Interested scholars should submit a paper title, a 500-word abstract, and a CV by August 15, 2018 to the organizers at:

Funds will be available to defray the cost of travel and accommodations for participants whose papers are accepted in the Symposium. So far, this event is supported in part by the International Center of Medieval Art (, the Society of Historians of East European, Eurasian, and Russian Art and Architecture (, as well as The Index of Medieval Art at Princeton University.


Marie Skłodowska-Curie Fellowship, Fitzwilliam Museum, Cambridge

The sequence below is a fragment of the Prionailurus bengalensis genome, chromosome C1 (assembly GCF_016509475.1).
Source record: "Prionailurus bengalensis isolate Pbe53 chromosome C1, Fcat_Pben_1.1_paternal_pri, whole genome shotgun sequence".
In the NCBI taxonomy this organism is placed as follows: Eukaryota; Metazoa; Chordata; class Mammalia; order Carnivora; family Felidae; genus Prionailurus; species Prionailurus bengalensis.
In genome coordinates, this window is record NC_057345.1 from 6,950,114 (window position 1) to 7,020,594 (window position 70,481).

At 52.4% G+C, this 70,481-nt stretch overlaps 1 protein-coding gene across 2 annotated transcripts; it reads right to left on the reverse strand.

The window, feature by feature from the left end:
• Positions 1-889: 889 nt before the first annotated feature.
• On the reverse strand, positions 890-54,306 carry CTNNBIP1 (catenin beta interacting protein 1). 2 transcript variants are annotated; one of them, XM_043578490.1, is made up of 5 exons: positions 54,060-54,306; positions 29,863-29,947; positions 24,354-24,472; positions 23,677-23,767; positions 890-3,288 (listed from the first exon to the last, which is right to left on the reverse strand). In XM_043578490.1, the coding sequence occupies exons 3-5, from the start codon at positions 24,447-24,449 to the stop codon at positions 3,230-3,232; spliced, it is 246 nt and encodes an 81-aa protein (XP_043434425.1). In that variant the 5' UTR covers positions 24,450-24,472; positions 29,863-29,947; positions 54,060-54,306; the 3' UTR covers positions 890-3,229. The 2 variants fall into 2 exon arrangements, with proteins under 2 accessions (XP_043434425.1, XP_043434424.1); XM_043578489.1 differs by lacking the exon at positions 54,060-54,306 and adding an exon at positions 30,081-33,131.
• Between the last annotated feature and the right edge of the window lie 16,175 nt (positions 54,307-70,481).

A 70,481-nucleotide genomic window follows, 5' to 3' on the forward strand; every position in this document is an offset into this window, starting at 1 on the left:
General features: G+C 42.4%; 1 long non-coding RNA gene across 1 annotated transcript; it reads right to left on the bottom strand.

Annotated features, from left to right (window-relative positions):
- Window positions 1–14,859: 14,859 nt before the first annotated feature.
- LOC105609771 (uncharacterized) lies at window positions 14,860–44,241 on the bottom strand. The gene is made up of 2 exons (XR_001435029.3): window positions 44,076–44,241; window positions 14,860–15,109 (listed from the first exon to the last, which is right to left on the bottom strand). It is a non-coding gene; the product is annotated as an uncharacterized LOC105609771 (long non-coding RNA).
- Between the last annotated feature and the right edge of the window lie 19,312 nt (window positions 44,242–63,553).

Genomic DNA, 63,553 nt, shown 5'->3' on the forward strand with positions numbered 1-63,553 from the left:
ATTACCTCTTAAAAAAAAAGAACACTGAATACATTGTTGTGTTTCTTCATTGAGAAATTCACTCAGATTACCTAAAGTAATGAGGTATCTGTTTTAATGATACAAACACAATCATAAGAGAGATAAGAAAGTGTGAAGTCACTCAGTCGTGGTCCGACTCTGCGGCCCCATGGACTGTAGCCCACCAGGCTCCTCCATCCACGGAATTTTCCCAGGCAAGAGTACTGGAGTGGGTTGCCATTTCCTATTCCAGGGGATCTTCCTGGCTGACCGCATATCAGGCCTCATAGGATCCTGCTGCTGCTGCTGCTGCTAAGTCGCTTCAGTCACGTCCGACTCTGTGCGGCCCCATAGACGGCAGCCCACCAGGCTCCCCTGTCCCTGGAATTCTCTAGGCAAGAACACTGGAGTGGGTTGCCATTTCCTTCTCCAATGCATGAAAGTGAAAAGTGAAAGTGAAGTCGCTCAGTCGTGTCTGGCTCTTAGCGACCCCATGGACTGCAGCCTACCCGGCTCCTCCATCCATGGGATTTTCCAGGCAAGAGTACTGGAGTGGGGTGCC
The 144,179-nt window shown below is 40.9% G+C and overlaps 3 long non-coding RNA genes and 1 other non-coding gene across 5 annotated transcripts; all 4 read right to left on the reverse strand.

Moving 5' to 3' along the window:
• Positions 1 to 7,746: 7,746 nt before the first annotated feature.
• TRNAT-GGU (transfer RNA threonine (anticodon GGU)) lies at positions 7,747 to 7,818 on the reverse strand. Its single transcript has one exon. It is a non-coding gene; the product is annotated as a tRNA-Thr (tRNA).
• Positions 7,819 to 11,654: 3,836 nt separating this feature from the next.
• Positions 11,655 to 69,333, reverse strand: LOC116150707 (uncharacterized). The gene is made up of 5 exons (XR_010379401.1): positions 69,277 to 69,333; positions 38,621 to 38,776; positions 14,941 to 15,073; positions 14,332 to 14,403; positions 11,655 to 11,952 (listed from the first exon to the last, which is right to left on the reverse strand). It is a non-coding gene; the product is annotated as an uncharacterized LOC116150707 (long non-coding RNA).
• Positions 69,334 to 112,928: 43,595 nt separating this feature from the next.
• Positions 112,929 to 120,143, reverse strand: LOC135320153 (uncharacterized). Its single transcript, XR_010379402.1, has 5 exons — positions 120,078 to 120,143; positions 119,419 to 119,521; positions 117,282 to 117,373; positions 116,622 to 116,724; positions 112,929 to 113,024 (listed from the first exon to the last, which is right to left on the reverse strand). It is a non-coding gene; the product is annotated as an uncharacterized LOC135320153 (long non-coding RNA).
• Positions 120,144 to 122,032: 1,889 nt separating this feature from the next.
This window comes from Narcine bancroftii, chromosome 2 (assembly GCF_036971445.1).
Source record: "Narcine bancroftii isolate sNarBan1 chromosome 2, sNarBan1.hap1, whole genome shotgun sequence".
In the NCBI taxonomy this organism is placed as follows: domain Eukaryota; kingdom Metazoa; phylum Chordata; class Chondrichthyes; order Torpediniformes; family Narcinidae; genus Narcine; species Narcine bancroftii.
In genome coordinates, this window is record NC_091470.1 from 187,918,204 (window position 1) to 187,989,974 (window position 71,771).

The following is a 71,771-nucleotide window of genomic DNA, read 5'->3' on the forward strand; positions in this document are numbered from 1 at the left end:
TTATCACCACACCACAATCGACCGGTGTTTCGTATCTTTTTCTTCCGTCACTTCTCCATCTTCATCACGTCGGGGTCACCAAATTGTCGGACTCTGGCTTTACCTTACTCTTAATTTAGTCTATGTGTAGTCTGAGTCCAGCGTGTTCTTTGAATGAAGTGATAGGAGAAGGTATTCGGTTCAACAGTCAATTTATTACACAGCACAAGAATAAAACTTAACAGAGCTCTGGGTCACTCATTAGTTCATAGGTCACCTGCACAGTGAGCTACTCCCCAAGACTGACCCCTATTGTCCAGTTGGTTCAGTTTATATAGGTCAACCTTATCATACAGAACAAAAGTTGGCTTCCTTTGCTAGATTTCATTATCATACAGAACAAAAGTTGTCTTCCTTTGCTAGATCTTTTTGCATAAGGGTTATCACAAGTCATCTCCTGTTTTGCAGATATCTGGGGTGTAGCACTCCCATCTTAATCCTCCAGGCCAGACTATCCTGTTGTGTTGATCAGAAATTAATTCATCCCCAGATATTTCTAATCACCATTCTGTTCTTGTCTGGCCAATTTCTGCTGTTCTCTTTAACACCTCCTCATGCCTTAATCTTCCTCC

Deadline: 20 June 2018

The Fitzwilliam Museum is pleased to invite expressions of interest from suitably qualified researchers who wish to apply for a Marie Skłodowska-Curie Individual Fellowship to be held within the Museum focusing on the disciplines of Mediterranean island identity and insularity.

This is a 2-year research project based in the Antiquities Department, Fitzwilliam Museum, supported by international collaborations. The project will culminate with a large exhibition at the Fitzwilliam Museum, planned between October 2021 and January 2022, as well as a programme of public-engaging activities, seminars and workshops centred around the theme of insular cultural identity in the Mediterranean and other European regions (for example, Britain’s own -perceive or not- island identity).